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Meet Mark Scholz of Prostate Oncology Specialists in Marina del Rey

Today we’d like to introduce you to Mark Scholz.

Thanks for sharing your story with us Mark. So, let’s start at the beginning and we can move on from there.
Prostate cancer was a natural choice for an oncologist wanting to be successful in the hypercompetitive Los Angeles marketplace. Medical oncologist are generalists that are charged to care for over 100 different types of cancer. But how can you promote yourself as the best at everything? Since no other oncologists are solely specializing in prostate cancer, and since it is the most common type of cancer in men, it seemed like a natural specialty to pursue.

Prostate cancer is far less malignant compared to other types of cancer. When I first got out of training at USC, I practiced general oncology for a couple years. Coming to work every day was like going to a Mash Unit on the front lines of a war zone. People were dying almost every day.

Thankfully by limiting myself to prostate cancer, mortality is relatively rare. Compared to the average medical oncologist who is managing leukemia and metastatic cancers from the brain, lung, colon and bone, etc., prostate cancer is a slow growing cancer and much easier to manage.

We’re always bombarded by how great it is to pursue your passion, etc – but we’ve spoken with enough people to know that it’s not always easy. Overall, would you say things have been easy for you?
Sometimes I feel like I am fighting an avalanche of medical incompetence. You probably didn’t know that over a million men had a prostate biopsy last year. Out of these one million, 30,000 were hospitalized with a life-threatening infection and perhaps a thousand of them ended up dying! These million biopsies led to 100,000 men being diagnosed with low-risk type of cancer that is essentially harmless and shouldn’t be treated. But at the word “cancer” is such a malignant term that most men end up being frightened into unnecessary treatment anyway. They usually do surgery and that makes them impotent and incontinent. Most of this tragedy is avoidable if the doctors who treat prostate cancer would just replace their infatuation for doing biopsies with a commercially available type of imaging called multiparametric MRI. I have been trying to raise awareness about this through the Prostate Cancer Research Institute, a nonprofit I founded to educate the public about the latest treatments for prostate cancer. It has been my life’s work to help men avoid unnecessary treatment and provide unbiased information that helps them to make informed decisions.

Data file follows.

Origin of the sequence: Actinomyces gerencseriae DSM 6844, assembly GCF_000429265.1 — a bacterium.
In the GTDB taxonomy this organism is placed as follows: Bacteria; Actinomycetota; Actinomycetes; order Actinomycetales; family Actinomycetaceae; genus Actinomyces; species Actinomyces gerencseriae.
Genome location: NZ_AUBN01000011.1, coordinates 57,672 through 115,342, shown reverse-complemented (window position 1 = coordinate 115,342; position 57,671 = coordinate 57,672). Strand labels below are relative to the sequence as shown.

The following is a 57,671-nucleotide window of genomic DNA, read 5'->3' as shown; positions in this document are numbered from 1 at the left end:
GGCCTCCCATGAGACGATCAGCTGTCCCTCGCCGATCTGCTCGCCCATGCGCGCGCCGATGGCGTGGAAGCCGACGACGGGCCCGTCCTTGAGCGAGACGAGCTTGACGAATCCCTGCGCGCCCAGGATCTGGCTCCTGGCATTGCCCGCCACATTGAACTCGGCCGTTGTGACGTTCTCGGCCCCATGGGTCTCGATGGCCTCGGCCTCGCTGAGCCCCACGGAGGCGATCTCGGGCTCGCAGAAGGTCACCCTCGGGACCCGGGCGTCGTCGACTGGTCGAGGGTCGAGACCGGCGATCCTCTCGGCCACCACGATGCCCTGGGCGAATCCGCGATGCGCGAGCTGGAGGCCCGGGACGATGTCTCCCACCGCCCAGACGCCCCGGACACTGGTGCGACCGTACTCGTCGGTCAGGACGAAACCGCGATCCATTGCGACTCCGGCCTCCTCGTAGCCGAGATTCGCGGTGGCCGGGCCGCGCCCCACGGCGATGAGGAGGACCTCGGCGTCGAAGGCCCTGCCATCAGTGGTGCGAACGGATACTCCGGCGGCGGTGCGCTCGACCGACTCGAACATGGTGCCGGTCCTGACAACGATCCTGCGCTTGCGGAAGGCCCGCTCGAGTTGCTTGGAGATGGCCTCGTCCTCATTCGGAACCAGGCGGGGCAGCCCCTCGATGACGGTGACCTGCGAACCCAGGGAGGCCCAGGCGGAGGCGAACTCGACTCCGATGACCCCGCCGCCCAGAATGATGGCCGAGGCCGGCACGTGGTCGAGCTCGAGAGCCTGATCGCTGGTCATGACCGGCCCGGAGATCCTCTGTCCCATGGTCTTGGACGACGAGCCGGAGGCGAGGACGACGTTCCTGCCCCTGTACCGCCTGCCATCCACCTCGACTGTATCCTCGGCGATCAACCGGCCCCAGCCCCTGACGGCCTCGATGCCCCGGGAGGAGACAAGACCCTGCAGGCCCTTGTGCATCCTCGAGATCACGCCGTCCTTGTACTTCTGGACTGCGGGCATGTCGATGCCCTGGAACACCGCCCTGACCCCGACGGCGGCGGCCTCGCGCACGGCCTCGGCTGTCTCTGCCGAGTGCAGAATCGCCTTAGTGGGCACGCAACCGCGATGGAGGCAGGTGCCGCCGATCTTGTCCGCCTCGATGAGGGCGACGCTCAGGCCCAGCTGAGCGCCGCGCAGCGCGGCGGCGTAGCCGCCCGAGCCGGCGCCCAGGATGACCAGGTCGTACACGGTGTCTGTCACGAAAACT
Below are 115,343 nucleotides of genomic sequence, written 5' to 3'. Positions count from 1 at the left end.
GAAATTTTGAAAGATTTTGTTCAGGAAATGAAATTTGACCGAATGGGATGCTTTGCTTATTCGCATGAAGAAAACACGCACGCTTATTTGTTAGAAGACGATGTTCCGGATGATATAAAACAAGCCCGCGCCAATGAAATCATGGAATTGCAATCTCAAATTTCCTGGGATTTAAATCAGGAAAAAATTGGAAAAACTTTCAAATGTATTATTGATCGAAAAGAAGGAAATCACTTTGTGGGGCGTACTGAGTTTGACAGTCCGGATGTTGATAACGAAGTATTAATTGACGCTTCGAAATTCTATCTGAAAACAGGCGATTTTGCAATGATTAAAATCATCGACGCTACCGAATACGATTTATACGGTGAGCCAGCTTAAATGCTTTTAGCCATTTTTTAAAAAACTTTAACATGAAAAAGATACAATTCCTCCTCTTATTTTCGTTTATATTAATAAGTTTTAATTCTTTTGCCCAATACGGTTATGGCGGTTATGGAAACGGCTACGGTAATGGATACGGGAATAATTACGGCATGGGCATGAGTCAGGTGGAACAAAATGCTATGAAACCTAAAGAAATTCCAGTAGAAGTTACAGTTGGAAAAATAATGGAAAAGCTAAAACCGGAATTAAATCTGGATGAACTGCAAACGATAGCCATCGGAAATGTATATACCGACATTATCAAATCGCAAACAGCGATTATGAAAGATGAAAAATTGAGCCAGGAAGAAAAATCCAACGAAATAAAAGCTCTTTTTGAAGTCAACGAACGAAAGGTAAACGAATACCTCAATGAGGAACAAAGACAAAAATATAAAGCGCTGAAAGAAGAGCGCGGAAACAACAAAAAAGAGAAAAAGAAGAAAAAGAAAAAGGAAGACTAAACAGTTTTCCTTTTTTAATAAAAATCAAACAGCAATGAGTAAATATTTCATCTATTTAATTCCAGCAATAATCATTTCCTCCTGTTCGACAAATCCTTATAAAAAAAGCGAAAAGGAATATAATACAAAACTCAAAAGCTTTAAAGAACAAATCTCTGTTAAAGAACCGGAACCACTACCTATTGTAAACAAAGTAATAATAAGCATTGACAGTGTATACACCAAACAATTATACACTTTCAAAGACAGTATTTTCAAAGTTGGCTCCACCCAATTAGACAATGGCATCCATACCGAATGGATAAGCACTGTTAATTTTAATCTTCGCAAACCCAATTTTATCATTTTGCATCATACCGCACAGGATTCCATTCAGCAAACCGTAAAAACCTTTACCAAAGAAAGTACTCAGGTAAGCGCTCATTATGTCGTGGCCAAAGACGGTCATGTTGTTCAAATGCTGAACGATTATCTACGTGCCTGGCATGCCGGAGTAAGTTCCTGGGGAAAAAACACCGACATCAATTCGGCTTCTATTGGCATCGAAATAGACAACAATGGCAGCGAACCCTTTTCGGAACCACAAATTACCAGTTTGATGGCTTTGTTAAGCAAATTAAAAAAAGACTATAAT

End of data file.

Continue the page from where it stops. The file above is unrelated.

From a business perspective, my world has presented various challenges, especially the ever-narrowing profit margins due to pre-prescribed insurance payment schedules. So far, with careful attention to our business practices we have been able to offset the narrow profit margins with improved efficiencies and by seeing more patient cases.

Our biggest challenge is human resources. We are a service organization from beginning to end and we serve a very discerning and intelligent clientele. For example, we consult with many patients who are CEOs, lawyers, doctors and engineers. Critical thinking is important in every aspect of patient care. As such, to help handle our heavy case load we employ university-trained staff throughout the office. We support our doctors with a team of scribes, research and laboratory personnel, nurses, and administrative staff. This improves the efficiency and reduces the workload of our doctors, enabling them to confidently delegate tasks with assurance that their orders will be accurately followed.